Updated at 3:06 p.m. on Tuesday, August 20, 2019, to correct photo cutlines and remove one reference to Howard High School in the last paragraph.
More than 6,000 area residents and 130 vendors flocked to Eastgate Town Center for the Hamilton County Minority Health Fair on Saturday.
Now in its 18th year, the fair aims to close gaps in health care disparities for minorities throughout the Southeast Tennessee region. It provides free education and screenings for a variety of health conditions ranging from high blood pressure and diabetes to asthma and sexually transmitted infections.
"We turn East Gate into a medical mall. It's a welcoming, festival event," director Chris Ramsey said. "The whole goal is for people to come in and get the screenings, get educated and get plugged into the health care system."
Ramsey said the event is designed to be both educational and empowering. This year set a new record for the number of attendees and vendors, with booths to address each major health disparity outlined in the 2019 Hamilton County "Picture of Our Health" report. The report detailed how minorities in Hamilton County are more likely than white people to die or get sick from certain health conditions.
"If this [health fair] wasn't happening, some people would never see a doctor," he said. "We are going to have to continue to pay attention to our health throughout the year, but this will hopefully galvanize the community."
Heather Melton, executive director of the Kidney Foundation of Chattanooga, said the group has provided free kidney screenings at the fair for years. It's "by far" the foundation's biggest local outreach event. Typically, Kidney Foundation volunteers screen about 200 people at the fair each year.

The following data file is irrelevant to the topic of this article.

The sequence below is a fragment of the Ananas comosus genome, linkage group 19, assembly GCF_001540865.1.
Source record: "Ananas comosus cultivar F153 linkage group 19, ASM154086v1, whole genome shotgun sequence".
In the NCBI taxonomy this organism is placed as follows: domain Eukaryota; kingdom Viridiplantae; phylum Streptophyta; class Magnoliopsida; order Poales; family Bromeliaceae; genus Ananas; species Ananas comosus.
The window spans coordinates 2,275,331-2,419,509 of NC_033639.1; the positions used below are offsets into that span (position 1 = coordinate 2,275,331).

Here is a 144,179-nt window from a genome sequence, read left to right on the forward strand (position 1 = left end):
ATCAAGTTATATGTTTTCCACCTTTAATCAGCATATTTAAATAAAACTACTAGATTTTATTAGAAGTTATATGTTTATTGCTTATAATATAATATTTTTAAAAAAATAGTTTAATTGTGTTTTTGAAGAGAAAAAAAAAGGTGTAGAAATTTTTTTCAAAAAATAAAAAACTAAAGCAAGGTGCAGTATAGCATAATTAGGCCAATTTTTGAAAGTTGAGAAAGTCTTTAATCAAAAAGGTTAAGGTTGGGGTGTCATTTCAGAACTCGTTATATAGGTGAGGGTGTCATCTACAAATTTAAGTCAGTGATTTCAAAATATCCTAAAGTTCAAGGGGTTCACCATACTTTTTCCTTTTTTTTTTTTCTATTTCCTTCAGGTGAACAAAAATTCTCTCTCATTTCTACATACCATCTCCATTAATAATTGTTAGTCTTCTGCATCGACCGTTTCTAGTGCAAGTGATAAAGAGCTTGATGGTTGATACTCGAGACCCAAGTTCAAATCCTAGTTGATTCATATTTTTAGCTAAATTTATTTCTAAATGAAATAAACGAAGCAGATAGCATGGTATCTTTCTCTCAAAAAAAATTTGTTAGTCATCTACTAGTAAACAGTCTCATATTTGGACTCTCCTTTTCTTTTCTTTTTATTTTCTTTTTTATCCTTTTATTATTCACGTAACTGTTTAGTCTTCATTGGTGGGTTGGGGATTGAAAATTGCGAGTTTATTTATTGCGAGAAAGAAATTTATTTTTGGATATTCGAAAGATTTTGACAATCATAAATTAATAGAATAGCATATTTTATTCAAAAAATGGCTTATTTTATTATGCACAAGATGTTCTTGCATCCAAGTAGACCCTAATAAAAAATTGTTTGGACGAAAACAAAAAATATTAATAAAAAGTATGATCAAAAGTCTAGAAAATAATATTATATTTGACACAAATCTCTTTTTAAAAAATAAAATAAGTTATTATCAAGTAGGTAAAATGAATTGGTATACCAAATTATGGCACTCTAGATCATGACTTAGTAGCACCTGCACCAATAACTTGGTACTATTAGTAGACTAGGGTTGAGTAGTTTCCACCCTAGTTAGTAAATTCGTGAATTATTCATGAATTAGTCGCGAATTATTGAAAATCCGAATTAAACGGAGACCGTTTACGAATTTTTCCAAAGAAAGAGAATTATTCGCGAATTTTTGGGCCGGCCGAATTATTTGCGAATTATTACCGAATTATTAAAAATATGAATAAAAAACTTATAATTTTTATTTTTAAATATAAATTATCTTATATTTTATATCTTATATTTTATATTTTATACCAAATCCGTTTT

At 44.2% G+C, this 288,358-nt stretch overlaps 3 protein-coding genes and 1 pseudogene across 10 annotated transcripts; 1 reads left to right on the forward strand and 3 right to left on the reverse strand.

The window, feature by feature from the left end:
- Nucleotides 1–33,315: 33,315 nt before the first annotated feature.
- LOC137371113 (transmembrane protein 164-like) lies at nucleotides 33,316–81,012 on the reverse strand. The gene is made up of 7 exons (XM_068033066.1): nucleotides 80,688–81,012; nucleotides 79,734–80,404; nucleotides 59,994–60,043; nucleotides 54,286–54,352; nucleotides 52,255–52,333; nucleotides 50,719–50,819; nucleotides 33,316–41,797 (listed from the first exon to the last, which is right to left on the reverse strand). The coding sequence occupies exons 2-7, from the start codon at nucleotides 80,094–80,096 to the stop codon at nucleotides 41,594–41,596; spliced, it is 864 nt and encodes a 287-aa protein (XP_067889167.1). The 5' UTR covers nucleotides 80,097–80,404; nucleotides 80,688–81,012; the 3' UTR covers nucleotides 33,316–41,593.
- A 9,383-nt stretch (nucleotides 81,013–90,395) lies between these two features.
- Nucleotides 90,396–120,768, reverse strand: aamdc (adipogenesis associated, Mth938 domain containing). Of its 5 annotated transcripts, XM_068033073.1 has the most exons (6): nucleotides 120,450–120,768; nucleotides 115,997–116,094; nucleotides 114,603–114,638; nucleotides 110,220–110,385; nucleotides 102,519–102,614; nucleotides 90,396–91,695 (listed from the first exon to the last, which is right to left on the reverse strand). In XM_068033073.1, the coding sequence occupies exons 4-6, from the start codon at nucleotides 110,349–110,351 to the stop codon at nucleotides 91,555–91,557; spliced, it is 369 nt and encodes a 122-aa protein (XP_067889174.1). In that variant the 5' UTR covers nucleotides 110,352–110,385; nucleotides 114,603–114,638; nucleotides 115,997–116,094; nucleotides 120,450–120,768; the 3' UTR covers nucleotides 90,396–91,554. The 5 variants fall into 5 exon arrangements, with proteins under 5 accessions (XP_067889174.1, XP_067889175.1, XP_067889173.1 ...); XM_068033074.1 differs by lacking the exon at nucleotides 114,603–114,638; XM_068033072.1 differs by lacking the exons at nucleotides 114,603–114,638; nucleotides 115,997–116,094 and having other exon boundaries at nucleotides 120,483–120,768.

In addition to testing participants' urine for signs of kidney disease, such as blood or protein, they perform free blood pressure and diabetes checks.
"We're looking for red flags. But also, diabetes and high blood pressure are the leading causes of kidney disease," Melton said. "A lot of times, people don't understand that diabetes and high blood pressure are linked to your kidneys, and it's very predominant in the Hispanic and African American communities. That's why it's so important for us to be here."
For those whose urinalysis comes back positive, volunteer nephrologists are on site to counsel participants on steps they need to take to hopefully avoid dialysis down the road.
"Sometimes, your primary care physician isn't checking your kidneys unless you're presenting signs that something could be wrong, because the test is a little bit costly," Melton said. "So we go and get grants and we fund raise all year long with big events to try and have enough money to run this program where we can do it for free."
There were 52 nurse practitioner and nurse anesthetist students from the University of Tennessee at Chattanooga School of Nursing also on site, conducting free health screenings and guidance.
The health fair is hosted by the Southeast Tennessee Health Consortium, Kappa Alpha Psi fraternity, Omega Psi Phi fraternity and Delta Sigma Theta sorority.
For people on the Southside, Cempa Community Care's Inaugural Health Fair will be held Saturday, Oct. 12, from 11 a.m to 3 p.m. at Howard High School. People can visit Cempa.org to pre-register.
Contact staff writer Elizabeth Fite at email@example.com or 423-757-6673.